Castellar de la Frontera is a Mediaeval town in Los Alcornocales Natural Park in Cadiz province, Andalucia, Spain. Within the castle walls is a Medieval village
By Nick Nutter | Updated 14 Sep 2022 | Cádiz | Villages | Login to add to YOUR Favourites or Read Later
Castellar de la Frontera
The word Castellar means ‘site of the castle’ so the town is called, literally, ‘site of the castle’ and that is exactly what it is. Sat on a hilltop at a height of 200 metres Castillo de Castellar commands the valley of the river Guadaranque to the west, now dammed to make an embalse, and that of the Hozgarganta to the north as well as a great sweep of valley down to Algeciras in the south. Not surprisingly, given its strategic position, the hill has been populated continuously since prehistoric times.
Castle Gate, Castellar de la Frontera
Many of the rock shelters nearby contain prehistoric paintings dating back to the Neolithic period. The caves have imaginative names, Cave of the Maquis, Cave of the Apiary, The Pits and The Tombs that belies their importance in the overall history of the ‘Rock Art of the South of the Iberian Peninsula’.
The View of the Reservoir, Castellar de la Frontera
During the Roman period the town was called Lascutana Torre. It was developed to defend the stretch of road that started at the Roman town and port of Carteia near San Roque and went to Cordoba.
Street View, Castellar de la Frontera
The castle you see today is Mediaeval. Its walls surround a mediaeval town that is pretty well what you might expect. Once through the ‘Z’ shaped gateway in the walls, now designed to deter motor vehicles rather than knights on horseback, narrow cobbled streets lead you into a rabbit warren of lanes and blind alleys. White washed houses pack themselves into impossibly narrow spaces. Many, today, are rural cottages, converted into accommodation for those who enjoy a rustic sojourn. To book one you must find the only, highly recommended, restaurant in the town where you can also feast off the game and meats that are plentiful in this area. Items such as wild boar, venison, pheasant, grouse and suckling pig are rarely off the menu.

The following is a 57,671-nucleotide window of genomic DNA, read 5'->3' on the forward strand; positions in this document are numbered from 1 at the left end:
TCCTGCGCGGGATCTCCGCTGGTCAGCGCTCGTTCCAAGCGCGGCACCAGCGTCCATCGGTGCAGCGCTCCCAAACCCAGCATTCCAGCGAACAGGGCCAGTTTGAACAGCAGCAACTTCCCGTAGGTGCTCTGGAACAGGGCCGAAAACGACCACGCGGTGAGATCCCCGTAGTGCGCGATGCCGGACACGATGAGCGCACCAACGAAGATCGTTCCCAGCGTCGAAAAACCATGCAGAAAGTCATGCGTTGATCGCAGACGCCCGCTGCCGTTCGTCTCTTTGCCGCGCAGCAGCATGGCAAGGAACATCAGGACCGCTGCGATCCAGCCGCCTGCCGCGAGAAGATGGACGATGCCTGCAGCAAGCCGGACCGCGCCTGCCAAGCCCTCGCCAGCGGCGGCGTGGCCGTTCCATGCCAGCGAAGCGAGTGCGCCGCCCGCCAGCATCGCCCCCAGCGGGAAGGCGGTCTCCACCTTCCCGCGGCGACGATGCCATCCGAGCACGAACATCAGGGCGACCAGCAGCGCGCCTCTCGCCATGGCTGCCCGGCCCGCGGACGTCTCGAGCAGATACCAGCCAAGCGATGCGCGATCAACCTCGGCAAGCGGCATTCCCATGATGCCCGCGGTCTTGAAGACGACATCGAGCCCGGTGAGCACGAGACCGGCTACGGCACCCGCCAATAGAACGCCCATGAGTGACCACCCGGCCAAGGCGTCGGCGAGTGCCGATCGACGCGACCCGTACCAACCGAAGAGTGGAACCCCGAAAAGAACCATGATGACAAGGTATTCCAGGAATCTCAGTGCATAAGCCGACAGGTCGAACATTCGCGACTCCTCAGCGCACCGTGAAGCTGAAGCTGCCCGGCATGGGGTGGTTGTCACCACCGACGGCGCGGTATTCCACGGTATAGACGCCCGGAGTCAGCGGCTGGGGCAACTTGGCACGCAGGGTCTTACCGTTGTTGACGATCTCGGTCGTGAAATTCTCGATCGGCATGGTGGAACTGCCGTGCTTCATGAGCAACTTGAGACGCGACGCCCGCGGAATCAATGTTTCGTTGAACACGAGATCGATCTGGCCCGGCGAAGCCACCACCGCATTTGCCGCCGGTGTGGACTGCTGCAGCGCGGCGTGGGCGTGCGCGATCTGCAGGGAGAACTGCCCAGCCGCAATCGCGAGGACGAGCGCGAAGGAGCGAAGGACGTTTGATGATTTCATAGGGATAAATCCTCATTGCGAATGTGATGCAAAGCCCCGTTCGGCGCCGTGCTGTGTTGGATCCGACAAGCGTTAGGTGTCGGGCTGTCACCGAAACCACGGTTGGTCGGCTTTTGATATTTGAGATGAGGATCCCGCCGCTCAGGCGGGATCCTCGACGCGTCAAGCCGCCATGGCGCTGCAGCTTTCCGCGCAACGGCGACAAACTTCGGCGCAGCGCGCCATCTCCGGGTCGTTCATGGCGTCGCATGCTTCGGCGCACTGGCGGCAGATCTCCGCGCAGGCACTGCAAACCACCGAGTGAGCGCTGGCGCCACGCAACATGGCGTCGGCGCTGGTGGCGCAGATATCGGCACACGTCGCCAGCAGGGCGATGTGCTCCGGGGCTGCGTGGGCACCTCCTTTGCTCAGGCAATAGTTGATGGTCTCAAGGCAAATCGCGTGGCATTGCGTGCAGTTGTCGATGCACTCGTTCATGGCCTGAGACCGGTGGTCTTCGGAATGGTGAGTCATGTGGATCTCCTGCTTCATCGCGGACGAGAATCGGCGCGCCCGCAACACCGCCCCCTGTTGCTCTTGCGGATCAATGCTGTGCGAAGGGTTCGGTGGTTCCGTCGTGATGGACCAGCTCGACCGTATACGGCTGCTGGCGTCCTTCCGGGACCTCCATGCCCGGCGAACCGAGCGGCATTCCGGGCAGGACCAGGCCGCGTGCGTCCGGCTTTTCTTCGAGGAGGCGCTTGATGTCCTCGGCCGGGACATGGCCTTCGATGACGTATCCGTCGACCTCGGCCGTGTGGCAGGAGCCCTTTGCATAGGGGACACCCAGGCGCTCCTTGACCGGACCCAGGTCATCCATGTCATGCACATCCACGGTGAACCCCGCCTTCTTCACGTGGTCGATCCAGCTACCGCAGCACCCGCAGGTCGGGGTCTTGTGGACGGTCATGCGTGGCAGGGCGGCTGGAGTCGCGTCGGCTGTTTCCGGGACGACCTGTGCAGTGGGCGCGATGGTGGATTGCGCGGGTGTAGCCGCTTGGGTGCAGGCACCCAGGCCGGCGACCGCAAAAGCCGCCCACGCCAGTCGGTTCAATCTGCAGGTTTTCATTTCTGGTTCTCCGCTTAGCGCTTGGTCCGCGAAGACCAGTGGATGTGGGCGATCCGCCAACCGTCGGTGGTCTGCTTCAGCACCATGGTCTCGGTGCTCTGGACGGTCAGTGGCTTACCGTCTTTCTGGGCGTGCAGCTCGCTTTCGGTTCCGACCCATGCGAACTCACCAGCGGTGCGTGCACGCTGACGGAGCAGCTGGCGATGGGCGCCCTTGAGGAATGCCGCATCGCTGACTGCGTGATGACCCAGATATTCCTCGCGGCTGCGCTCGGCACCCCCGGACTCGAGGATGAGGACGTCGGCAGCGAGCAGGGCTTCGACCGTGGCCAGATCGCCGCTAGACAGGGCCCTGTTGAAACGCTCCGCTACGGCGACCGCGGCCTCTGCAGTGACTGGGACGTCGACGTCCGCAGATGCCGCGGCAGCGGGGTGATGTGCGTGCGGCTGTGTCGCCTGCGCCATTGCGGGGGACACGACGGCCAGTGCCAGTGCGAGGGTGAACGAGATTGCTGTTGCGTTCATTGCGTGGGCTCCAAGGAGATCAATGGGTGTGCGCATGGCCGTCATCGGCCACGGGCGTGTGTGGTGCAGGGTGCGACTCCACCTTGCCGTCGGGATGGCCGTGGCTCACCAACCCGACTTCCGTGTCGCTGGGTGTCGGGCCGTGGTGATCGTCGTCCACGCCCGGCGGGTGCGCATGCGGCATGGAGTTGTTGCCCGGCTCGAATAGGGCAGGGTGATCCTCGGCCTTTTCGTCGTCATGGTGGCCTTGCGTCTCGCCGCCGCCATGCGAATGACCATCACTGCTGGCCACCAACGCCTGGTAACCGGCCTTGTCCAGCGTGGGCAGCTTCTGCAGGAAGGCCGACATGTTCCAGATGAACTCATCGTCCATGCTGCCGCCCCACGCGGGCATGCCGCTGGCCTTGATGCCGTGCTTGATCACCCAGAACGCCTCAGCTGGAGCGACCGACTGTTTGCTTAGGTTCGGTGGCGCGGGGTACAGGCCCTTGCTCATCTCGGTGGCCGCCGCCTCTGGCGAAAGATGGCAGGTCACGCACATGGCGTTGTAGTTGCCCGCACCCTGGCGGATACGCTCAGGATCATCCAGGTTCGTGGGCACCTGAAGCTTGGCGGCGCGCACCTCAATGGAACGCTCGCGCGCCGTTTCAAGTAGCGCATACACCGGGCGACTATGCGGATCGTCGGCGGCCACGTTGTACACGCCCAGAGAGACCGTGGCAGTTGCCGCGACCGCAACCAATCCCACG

Bodega, Castellar de la Frontera
You will also, probably, come across the only bodega in town. Set in a minute square, shaded by a rampant fig tree, the door is hardly inviting. Once inside however you will find a choice of wines and Sherries that a top restaurant would be proud of, all served at exactly the right temperature, chilly to allow you to cool down after all your exertions. If nobody appears to be in attendance just ring the hand bell.
Built during the Moorish occupation the castle, though formidable, changed hands a number of times. Once again it found itself in a strategic position, this time a strongpoint between the tower at Palmones on the coast and Jimena de la Frontera further inland on the borders of the Christian and Muslim kingdoms, hence its suffix of de la Frontera. Even after the reconquest its ownership was in dispute until 1650 when, following one of the interminable local quarrels, it was taken and held by Teresa María Arias de Saavedra, the Countess of Castellar. It was later handed over to the Medinaceli family who held it until 1973 when the Rumasa development group bought it.
Meanwhile, in 1971, the original inhabitants of the castle town were relocated to the new town of Nuevo Castellar and suddenly became, for the first time in their lives, proud customers of the electricity supply company, Sevillana and the water company, Aquahest. Some of the dilapidated houses at the original castle became abodes for German Bohemian types, a few of whom still reside there. In 1983 the Spanish Government expropriated the castle and declared it a ‘Historical and Artistic Monument’ and invested in its restoration. They have done an excellent job of work, the resulting masonry is hardly distinguishable from the original.
The fortifications surround the residential part of the town. At intervals around the walls there are balconies, originally used by lookouts, and countless archer slits. They provide ideal vantage points from which you can watch the kestrels, kites and buzzards wheeling on thermals alongside the sheer rock wall beneath and alongside you. Some of the kestrels nest in the square holes that you see at regular intervals in the outside of the wall. These holes supported the horizontal wooden scaffolding beams used by the original masons when they built the walls and are a common feature on mediaeval fortifications.